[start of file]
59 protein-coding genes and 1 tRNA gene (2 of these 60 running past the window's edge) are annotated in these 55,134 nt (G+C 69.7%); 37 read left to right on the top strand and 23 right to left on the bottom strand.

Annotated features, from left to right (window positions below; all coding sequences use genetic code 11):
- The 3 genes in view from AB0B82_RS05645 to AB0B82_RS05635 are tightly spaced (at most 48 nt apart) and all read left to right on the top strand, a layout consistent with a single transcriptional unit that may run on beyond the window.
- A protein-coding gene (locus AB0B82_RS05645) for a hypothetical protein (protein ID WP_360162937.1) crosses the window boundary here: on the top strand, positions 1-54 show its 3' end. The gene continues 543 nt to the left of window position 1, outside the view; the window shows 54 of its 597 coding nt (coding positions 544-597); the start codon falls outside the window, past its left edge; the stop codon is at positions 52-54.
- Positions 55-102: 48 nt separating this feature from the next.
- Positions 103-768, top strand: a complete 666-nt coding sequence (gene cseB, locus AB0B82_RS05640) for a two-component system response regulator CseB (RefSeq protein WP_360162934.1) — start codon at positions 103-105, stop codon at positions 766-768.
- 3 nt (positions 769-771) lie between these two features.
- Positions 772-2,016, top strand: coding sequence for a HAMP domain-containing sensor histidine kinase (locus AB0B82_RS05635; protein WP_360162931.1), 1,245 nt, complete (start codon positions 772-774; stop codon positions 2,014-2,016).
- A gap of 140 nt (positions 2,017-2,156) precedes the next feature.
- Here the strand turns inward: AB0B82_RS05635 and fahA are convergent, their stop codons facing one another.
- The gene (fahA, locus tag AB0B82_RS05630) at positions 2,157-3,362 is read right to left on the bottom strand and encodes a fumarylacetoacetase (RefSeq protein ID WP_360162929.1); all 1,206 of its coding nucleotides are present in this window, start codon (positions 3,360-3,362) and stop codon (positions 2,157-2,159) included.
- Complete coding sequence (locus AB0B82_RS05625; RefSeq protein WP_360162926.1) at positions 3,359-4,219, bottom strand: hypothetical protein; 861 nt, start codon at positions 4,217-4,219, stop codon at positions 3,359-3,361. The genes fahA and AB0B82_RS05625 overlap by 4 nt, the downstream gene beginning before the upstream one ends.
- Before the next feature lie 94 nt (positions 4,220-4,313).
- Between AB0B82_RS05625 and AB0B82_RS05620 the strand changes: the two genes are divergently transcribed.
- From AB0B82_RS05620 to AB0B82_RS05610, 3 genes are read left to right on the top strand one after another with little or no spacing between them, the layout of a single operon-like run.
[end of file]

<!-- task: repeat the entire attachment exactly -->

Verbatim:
59 protein-coding genes and 1 tRNA gene (2 of these 60 running past the window's edge) are annotated in these 55,134 nt (G+C 69.7%); 37 read left to right on the top strand and 23 right to left on the bottom strand.

Annotated features, from left to right (window positions below; all coding sequences use genetic code 11):
- The 3 genes in view from AB0B82_RS05645 to AB0B82_RS05635 are tightly spaced (at most 48 nt apart) and all read left to right on the top strand, a layout consistent with a single transcriptional unit that may run on beyond the window.
- A protein-coding gene (locus AB0B82_RS05645) for a hypothetical protein (protein ID WP_360162937.1) crosses the window boundary here: on the top strand, positions 1-54 show its 3' end. The gene continues 543 nt to the left of window position 1, outside the view; the window shows 54 of its 597 coding nt (coding positions 544-597); the start codon falls outside the window, past its left edge; the stop codon is at positions 52-54.
- Positions 55-102: 48 nt separating this feature from the next.
- Positions 103-768, top strand: a complete 666-nt coding sequence (gene cseB, locus AB0B82_RS05640) for a two-component system response regulator CseB (RefSeq protein WP_360162934.1) — start codon at positions 103-105, stop codon at positions 766-768.
- 3 nt (positions 769-771) lie between these two features.
- Positions 772-2,016, top strand: coding sequence for a HAMP domain-containing sensor histidine kinase (locus AB0B82_RS05635; protein WP_360162931.1), 1,245 nt, complete (start codon positions 772-774; stop codon positions 2,014-2,016).
- A gap of 140 nt (positions 2,017-2,156) precedes the next feature.
- Here the strand turns inward: AB0B82_RS05635 and fahA are convergent, their stop codons facing one another.
- The gene (fahA, locus tag AB0B82_RS05630) at positions 2,157-3,362 is read right to left on the bottom strand and encodes a fumarylacetoacetase (RefSeq protein ID WP_360162929.1); all 1,206 of its coding nucleotides are present in this window, start codon (positions 3,360-3,362) and stop codon (positions 2,157-2,159) included.
- Complete coding sequence (locus AB0B82_RS05625; RefSeq protein WP_360162926.1) at positions 3,359-4,219, bottom strand: hypothetical protein; 861 nt, start codon at positions 4,217-4,219, stop codon at positions 3,359-3,361. The genes fahA and AB0B82_RS05625 overlap by 4 nt, the downstream gene beginning before the upstream one ends.
- Before the next feature lie 94 nt (positions 4,220-4,313).
- Between AB0B82_RS05625 and AB0B82_RS05620 the strand changes: the two genes are divergently transcribed.
- From AB0B82_RS05620 to AB0B82_RS05610, 3 genes are read left to right on the top strand one after another with little or no spacing between them, the layout of a single operon-like run.